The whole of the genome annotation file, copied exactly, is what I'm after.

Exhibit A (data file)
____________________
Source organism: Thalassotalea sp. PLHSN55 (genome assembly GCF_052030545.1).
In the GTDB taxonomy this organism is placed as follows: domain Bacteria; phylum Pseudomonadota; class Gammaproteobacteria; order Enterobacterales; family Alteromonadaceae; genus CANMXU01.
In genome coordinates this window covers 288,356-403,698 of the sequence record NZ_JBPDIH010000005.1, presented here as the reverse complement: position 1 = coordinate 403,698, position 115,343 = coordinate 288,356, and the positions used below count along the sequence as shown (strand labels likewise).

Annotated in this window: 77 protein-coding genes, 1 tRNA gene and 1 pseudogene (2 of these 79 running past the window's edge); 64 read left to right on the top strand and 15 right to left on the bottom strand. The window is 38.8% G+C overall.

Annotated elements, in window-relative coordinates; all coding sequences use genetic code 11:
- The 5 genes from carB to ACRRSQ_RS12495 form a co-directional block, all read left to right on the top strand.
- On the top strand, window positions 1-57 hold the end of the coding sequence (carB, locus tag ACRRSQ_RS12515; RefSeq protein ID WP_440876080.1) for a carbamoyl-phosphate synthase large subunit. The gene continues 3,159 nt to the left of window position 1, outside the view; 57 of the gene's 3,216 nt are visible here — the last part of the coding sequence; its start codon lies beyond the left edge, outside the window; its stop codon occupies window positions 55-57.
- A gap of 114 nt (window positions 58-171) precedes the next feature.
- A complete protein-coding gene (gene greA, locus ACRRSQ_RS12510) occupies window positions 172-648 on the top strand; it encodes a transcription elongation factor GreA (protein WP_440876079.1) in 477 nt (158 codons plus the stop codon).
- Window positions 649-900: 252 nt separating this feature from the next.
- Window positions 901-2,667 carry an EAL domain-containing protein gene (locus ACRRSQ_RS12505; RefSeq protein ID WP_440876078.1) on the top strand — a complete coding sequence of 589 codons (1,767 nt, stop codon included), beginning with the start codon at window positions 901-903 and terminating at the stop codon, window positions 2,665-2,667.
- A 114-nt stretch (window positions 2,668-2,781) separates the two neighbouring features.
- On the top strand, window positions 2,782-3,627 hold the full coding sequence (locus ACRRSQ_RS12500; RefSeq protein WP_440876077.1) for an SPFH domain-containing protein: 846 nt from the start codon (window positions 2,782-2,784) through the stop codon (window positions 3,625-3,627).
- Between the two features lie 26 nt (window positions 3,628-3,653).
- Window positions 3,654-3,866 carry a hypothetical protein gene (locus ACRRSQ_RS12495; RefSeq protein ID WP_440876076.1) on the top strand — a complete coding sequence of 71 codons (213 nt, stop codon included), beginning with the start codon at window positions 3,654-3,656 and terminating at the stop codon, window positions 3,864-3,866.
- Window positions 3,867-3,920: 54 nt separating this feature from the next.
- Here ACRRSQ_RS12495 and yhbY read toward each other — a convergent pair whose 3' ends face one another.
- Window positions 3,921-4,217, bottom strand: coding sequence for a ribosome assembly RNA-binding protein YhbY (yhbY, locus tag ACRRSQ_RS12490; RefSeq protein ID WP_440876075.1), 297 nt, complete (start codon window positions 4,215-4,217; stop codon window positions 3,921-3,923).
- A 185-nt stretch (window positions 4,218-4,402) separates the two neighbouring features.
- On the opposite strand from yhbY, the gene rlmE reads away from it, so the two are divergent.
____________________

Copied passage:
Source organism: Thalassotalea sp. PLHSN55 (genome assembly GCF_052030545.1).
In the GTDB taxonomy this organism is placed as follows: domain Bacteria; phylum Pseudomonadota; class Gammaproteobacteria; order Enterobacterales; family Alteromonadaceae; genus CANMXU01.
In genome coordinates this window covers 288,356-403,698 of the sequence record NZ_JBPDIH010000005.1, presented here as the reverse complement: position 1 = coordinate 403,698, position 115,343 = coordinate 288,356, and the positions used below count along the sequence as shown (strand labels likewise).

Annotated in this window: 77 protein-coding genes, 1 tRNA gene and 1 pseudogene (2 of these 79 running past the window's edge); 64 read left to right on the top strand and 15 right to left on the bottom strand. The window is 38.8% G+C overall.

Annotated elements, in window-relative coordinates; all coding sequences use genetic code 11:
- The 5 genes from carB to ACRRSQ_RS12495 form a co-directional block, all read left to right on the top strand.
- On the top strand, window positions 1-57 hold the end of the coding sequence (carB, locus tag ACRRSQ_RS12515; RefSeq protein ID WP_440876080.1) for a carbamoyl-phosphate synthase large subunit. The gene continues 3,159 nt to the left of window position 1, outside the view; 57 of the gene's 3,216 nt are visible here — the last part of the coding sequence; its start codon lies beyond the left edge, outside the window; its stop codon occupies window positions 55-57.
- A gap of 114 nt (window positions 58-171) precedes the next feature.
- A complete protein-coding gene (gene greA, locus ACRRSQ_RS12510) occupies window positions 172-648 on the top strand; it encodes a transcription elongation factor GreA (protein WP_440876079.1) in 477 nt (158 codons plus the stop codon).
- Window positions 649-900: 252 nt separating this feature from the next.
- Window positions 901-2,667 carry an EAL domain-containing protein gene (locus ACRRSQ_RS12505; RefSeq protein ID WP_440876078.1) on the top strand — a complete coding sequence of 589 codons (1,767 nt, stop codon included), beginning with the start codon at window positions 901-903 and terminating at the stop codon, window positions 2,665-2,667.
- A 114-nt stretch (window positions 2,668-2,781) separates the two neighbouring features.
- On the top strand, window positions 2,782-3,627 hold the full coding sequence (locus ACRRSQ_RS12500; RefSeq protein WP_440876077.1) for an SPFH domain-containing protein: 846 nt from the start codon (window positions 2,782-2,784) through the stop codon (window positions 3,625-3,627).
- Between the two features lie 26 nt (window positions 3,628-3,653).
- Window positions 3,654-3,866 carry a hypothetical protein gene (locus ACRRSQ_RS12495; RefSeq protein ID WP_440876076.1) on the top strand — a complete coding sequence of 71 codons (213 nt, stop codon included), beginning with the start codon at window positions 3,654-3,656 and terminating at the stop codon, window positions 3,864-3,866.
- Window positions 3,867-3,920: 54 nt separating this feature from the next.
- Here ACRRSQ_RS12495 and yhbY read toward each other — a convergent pair whose 3' ends face one another.
- Window positions 3,921-4,217, bottom strand: coding sequence for a ribosome assembly RNA-binding protein YhbY (yhbY, locus tag ACRRSQ_RS12490; RefSeq protein ID WP_440876075.1), 297 nt, complete (start codon window positions 4,215-4,217; stop codon window positions 3,921-3,923).
- A 185-nt stretch (window positions 4,218-4,402) separates the two neighbouring features.
- On the opposite strand from yhbY, the gene rlmE reads away from it, so the two are divergent.